Alan Robert Clark: Writing Queen Mary


It might seem an odd thing for a leftie, Guardian-reading republican to do. I’d just written one historical novel about a member of the royal family only to find myself writing a second. The first book, The Prince of Mirrors, was about the ‘bad boy’ Prince Eddy, the Duke of Clarence. I’d written that novel because, despite the vast difference in our situations and the times in which we lived, I’d seen a lot of myself in Eddy and wanted to create an imagined version of his life. Right at the end of that book, Prince Eddy is about to marry a girl called Princess May of Teck but (spoiler alert) dies just weeks before the wedding. Almost before poor Eddy is cold in his grave, everyone from Queen Victoria down has the same idea: that May, and her strong child-bearing hips, should be ‘passed on’ to his younger brother Georgie, now the heir presumptive to the British throne. After a decent interval, May and Georgie were married, eventually becoming the stolid King George V and that ramrod-backed icon of monarchy Queen Mary.

I began to ponder the enormity of what had happened to this young girl in these early years of her long life. How had she felt about being expected to suppress her genuine grief over Eddy? And being used by what we now call the patriarchy as a ‘brood mare’ in order to secure the dynasty? Of course, the use of women as ‘brood mares’ for the monarchy was nothing new. Both Katherine Aragon and Anne Boleyn were such (though neither successfully). In the Stuart period, poor tired Queen Anne had eighteen pregnancies (though no child lived to grow up).

All of these women lived lives of unimaginable wealth and privilege and so would Princess May of Teck. But I began to think about what sacrifices she’d made, what it had cost her in terms of her own personality and potential as a human being. For it was crystal clear that the young May was a very different creature from the austere matriarch she would become.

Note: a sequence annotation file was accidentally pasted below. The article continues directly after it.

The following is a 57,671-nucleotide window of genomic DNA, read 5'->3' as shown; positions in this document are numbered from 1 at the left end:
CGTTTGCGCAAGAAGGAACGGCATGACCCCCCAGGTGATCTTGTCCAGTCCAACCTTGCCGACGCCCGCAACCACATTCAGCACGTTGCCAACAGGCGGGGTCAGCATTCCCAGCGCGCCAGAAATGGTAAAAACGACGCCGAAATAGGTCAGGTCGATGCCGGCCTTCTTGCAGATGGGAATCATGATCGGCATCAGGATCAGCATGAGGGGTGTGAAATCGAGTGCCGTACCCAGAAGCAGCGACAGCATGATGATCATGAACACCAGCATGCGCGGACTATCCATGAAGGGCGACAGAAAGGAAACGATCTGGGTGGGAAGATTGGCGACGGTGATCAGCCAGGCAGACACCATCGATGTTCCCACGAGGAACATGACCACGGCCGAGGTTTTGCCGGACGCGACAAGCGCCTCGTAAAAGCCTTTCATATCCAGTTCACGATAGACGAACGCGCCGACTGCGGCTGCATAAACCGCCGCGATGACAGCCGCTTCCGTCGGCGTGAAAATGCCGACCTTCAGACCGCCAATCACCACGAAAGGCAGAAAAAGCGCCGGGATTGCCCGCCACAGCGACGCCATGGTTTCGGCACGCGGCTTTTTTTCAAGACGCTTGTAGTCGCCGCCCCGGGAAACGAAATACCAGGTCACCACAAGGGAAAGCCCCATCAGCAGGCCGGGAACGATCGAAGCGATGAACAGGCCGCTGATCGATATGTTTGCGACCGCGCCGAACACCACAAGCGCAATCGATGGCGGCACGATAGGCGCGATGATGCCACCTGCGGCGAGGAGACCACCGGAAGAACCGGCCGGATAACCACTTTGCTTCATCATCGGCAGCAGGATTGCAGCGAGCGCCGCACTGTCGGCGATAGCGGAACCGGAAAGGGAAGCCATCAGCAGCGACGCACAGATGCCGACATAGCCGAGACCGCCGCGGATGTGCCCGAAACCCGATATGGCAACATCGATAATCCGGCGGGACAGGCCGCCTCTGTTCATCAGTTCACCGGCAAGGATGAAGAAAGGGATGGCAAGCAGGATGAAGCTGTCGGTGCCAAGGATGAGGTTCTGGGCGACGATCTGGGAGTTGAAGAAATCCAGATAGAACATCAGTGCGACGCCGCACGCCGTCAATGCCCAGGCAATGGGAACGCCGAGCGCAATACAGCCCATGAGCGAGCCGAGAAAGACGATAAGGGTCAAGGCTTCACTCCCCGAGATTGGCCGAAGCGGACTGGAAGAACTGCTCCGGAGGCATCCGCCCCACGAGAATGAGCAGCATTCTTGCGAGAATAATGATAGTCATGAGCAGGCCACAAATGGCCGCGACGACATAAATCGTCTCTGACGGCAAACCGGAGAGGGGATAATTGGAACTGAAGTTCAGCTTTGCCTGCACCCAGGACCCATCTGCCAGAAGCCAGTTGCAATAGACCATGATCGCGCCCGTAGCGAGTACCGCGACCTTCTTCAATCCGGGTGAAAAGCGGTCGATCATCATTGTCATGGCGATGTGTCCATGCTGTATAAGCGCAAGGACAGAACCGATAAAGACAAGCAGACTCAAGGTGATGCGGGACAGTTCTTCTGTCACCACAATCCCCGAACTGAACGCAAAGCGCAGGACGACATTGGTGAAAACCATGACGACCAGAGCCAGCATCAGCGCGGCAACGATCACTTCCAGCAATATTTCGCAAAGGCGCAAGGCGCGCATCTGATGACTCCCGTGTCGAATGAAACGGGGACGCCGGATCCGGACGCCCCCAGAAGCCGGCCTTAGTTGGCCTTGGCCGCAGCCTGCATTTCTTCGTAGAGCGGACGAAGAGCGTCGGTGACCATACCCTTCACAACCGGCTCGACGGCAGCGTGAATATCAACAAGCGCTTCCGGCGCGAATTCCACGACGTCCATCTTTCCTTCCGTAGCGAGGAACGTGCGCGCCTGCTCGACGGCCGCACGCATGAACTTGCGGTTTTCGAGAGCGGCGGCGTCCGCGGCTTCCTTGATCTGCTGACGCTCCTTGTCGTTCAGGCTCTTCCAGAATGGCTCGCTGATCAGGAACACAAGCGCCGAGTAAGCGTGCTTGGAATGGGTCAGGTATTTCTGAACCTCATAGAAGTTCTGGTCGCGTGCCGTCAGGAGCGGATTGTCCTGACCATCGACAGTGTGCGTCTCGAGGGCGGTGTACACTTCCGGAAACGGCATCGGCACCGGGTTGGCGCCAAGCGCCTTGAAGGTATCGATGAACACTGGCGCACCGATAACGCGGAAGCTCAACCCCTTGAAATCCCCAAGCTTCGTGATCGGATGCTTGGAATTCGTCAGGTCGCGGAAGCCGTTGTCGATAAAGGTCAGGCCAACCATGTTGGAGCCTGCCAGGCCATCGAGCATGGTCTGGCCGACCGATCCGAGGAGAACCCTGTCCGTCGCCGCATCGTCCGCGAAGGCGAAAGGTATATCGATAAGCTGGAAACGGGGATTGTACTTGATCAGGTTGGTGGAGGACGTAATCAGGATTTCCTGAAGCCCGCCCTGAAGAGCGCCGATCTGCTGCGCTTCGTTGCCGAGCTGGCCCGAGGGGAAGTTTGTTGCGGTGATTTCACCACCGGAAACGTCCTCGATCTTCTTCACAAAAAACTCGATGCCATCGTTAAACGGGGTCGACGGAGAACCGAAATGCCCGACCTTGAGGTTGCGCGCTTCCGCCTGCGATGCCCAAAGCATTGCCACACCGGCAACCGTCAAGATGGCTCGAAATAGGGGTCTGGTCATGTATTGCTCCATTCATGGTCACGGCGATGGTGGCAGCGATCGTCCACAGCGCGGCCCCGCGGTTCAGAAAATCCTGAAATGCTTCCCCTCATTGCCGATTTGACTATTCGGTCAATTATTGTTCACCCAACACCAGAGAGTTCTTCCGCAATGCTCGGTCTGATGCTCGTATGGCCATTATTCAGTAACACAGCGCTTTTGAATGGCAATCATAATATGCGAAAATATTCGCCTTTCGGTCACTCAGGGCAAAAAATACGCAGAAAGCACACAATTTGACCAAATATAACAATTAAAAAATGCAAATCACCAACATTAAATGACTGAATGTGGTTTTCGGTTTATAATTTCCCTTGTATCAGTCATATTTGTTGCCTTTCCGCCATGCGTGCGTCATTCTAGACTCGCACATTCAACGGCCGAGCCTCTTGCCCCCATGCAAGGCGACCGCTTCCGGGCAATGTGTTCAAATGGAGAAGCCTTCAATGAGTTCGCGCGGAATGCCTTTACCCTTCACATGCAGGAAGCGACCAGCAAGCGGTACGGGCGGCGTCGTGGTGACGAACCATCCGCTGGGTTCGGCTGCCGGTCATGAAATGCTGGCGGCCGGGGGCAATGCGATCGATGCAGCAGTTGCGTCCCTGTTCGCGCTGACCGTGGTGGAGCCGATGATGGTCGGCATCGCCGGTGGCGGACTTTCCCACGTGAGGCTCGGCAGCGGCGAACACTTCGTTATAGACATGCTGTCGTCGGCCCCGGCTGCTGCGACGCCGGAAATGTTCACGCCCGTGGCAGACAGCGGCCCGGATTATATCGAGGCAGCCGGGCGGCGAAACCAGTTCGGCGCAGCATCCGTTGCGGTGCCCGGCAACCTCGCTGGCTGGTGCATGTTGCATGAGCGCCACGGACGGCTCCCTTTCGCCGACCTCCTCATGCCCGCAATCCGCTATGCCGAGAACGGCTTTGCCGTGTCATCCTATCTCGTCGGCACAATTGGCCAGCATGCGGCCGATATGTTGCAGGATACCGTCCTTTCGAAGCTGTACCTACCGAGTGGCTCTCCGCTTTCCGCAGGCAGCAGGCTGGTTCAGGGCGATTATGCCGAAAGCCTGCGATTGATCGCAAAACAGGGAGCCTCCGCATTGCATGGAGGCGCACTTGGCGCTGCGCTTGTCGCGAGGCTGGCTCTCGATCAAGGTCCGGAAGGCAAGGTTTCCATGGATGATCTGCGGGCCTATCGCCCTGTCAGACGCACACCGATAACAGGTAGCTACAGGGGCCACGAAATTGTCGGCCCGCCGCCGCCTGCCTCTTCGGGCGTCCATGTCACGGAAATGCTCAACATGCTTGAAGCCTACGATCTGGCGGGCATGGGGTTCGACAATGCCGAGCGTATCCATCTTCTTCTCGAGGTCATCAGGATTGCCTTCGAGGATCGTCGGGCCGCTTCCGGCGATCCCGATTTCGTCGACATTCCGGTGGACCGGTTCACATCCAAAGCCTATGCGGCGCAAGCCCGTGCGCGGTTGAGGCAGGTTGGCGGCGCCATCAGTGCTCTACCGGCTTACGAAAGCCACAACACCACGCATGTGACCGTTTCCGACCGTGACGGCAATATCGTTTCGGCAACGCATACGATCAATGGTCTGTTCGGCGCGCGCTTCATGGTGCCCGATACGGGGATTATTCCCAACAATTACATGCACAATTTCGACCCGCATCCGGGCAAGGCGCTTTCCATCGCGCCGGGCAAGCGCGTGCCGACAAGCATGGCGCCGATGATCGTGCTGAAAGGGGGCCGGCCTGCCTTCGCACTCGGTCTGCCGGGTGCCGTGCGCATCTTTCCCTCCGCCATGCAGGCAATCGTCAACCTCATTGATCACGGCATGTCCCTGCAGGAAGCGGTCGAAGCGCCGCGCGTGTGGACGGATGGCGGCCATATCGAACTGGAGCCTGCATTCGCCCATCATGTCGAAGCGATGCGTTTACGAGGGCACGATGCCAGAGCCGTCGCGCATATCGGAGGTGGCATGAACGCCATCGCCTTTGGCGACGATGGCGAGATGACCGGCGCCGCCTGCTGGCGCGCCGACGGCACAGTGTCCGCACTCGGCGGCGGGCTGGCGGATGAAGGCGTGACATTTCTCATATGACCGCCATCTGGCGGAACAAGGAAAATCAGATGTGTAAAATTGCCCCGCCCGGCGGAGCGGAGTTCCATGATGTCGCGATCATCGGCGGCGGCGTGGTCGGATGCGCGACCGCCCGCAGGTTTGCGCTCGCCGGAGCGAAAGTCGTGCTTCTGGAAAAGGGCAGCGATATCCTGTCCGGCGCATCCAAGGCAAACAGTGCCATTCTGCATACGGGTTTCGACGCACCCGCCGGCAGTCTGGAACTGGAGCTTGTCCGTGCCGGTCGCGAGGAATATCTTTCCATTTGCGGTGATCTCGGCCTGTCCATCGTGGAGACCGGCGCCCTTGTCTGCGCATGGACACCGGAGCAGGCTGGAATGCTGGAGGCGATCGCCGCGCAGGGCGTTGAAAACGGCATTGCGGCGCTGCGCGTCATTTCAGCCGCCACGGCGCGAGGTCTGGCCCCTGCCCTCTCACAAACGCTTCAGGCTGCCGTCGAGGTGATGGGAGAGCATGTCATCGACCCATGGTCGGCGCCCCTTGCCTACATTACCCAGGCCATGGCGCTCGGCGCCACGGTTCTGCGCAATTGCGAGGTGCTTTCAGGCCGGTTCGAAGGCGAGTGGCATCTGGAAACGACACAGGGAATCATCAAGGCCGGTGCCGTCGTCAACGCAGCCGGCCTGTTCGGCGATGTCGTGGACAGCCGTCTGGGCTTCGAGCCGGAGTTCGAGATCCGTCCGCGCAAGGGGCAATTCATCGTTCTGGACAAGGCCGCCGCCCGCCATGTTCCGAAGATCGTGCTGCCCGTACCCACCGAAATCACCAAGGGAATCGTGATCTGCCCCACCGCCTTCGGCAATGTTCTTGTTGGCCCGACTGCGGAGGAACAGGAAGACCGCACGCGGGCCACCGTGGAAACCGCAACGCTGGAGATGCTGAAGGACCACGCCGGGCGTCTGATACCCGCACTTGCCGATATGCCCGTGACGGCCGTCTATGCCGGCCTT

May Teck was a shy girl, not a beauty. Unusually for royal circles, she was also artistic, cultured and well read. She was also good fun; happy to whizz down the stairs on a tea-tray. But May’s fate was to be married to a dull, philistine man who would dictate every aspect of her life until the day he died – right down to her hairstyle and the length of her skirts. These days we might call it coercive control. In late Victorian England, and in some societies even now, women were taught to regard their husbands as quasi-gods. Unluckily for May Teck, her husband was viewed as a literal god by a quarter of the world’s population. Not an easy ride.

To make the marriage work and to support the monarchy, which she’d been raised to venerate, this clever, sensitive girl realised that she would have to suppress her real self, develop a cold crust of inhibition and become the woman whom her son Edward VIII would once say had ‘ice in her veins’.

My novel Valhalla is about this sad transformation and the price May paid to lie forever as the revered Queen Mary in St George’s Chapel, Windsor, the resting place of the British monarchy. All the crowns, the jewels and the palaces were hopefully some compensation for what she lost of herself and whom she might have been instead.

I see May Teck’s story as a firmly feminist one which surely still has relevance to the #MeToo generation. In May’s time, the men in grey suits ruled the world and of course they still do. There’s a long way to go to reach equality and, in telling May’s story, I thought I might just help, in a tiny way, to underscore that injustice.

While working on Valhalla, one friend thought that, in the febrile age of identity politics and being ‘pale, male and stale’, I might get some stick for daring to write the story of a woman’s life.

As one human being, I just wanted to write about another. I told my tale of young May Teck because I felt sorry for her and wanted to imagine what she might have felt and suffered and yearned for. If anyone had said to me that I’d ever write a book about that stiff-backed, bejewelled old lady, the present Queen’s scary granny, I’d have thought they were mad. But when I discovered the young girl she once was, I knew it was worth doing. I wished that the times she’d lived in had been different because she might have been able to remain more true to herself; one of the most important goals any of us can achieve. I ended up loving her and I hope that readers of Valhalla may come to do so too.


Alan Robert Clark is the author of Fairlight Books’ historical novels The Prince of Mirrors and its sequel, Valhalla. You can find out more about Alan on his website, here.